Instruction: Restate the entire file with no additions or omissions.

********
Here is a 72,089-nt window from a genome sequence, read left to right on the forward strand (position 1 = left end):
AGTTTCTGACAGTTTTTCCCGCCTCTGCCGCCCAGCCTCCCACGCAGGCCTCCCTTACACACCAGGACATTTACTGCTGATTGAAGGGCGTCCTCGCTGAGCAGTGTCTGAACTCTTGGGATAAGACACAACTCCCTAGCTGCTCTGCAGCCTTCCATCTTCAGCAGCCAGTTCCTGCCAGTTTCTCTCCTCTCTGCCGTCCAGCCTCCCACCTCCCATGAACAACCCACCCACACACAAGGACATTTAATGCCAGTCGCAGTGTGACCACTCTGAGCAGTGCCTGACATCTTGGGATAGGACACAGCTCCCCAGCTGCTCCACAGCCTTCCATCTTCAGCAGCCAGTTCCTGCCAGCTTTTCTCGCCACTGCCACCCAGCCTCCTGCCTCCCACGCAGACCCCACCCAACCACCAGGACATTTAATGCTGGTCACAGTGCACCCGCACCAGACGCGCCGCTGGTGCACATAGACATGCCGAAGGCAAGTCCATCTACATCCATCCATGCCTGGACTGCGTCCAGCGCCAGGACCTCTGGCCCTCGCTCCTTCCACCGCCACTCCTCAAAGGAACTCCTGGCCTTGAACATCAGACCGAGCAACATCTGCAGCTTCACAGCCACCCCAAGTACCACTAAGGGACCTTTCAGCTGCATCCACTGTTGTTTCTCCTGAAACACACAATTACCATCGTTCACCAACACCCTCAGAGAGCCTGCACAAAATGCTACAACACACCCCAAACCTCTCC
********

Here is a 72,089-nt window from a genome sequence, read left to right on the forward strand (position 1 = left end):
AGTTTCTGACAGTTTTTCCCGCCTCTGCCGCCCAGCCTCCCACGCAGGCCTCCCTTACACACCAGGACATTTACTGCTGATTGAAGGGCGTCCTCGCTGAGCAGTGTCTGAACTCTTGGGATAAGACACAACTCCCTAGCTGCTCTGCAGCCTTCCATCTTCAGCAGCCAGTTCCTGCCAGTTTCTCTCCTCTCTGCCGTCCAGCCTCCCACCTCCCATGAACAACCCACCCACACACAAGGACATTTAATGCCAGTCGCAGTGTGACCACTCTGAGCAGTGCCTGACATCTTGGGATAGGACACAGCTCCCCAGCTGCTCCACAGCCTTCCATCTTCAGCAGCCAGTTCCTGCCAGCTTTTCTCGCCACTGCCACCCAGCCTCCTGCCTCCCACGCAGACCCCACCCAACCACCAGGACATTTAATGCTGGTCACAGTGCACCCGCACCAGACGCGCCGCTGGTGCACATAGACATGCCGAAGGCAAGTCCATCTACATCCATCCATGCCTGGACTGCGTCCAGCGCCAGGACCTCTGGCCCTCGCTCCTTCCACCGCCACTCCTCAAAGGAACTCCTGGCCTTGAACATCAGACCGAGCAACATCTGCAGCTTCACAGCCACCCCAAGTACCACTAAGGGACCTTTCAGCTGCATCCACTGTTGTTTCTCCTGAAACACACAATTACCATCGTTCACCAACACCCTCAGAGAGCCTGCACAAAATGCTACAACACACCCCAAACCTCTCC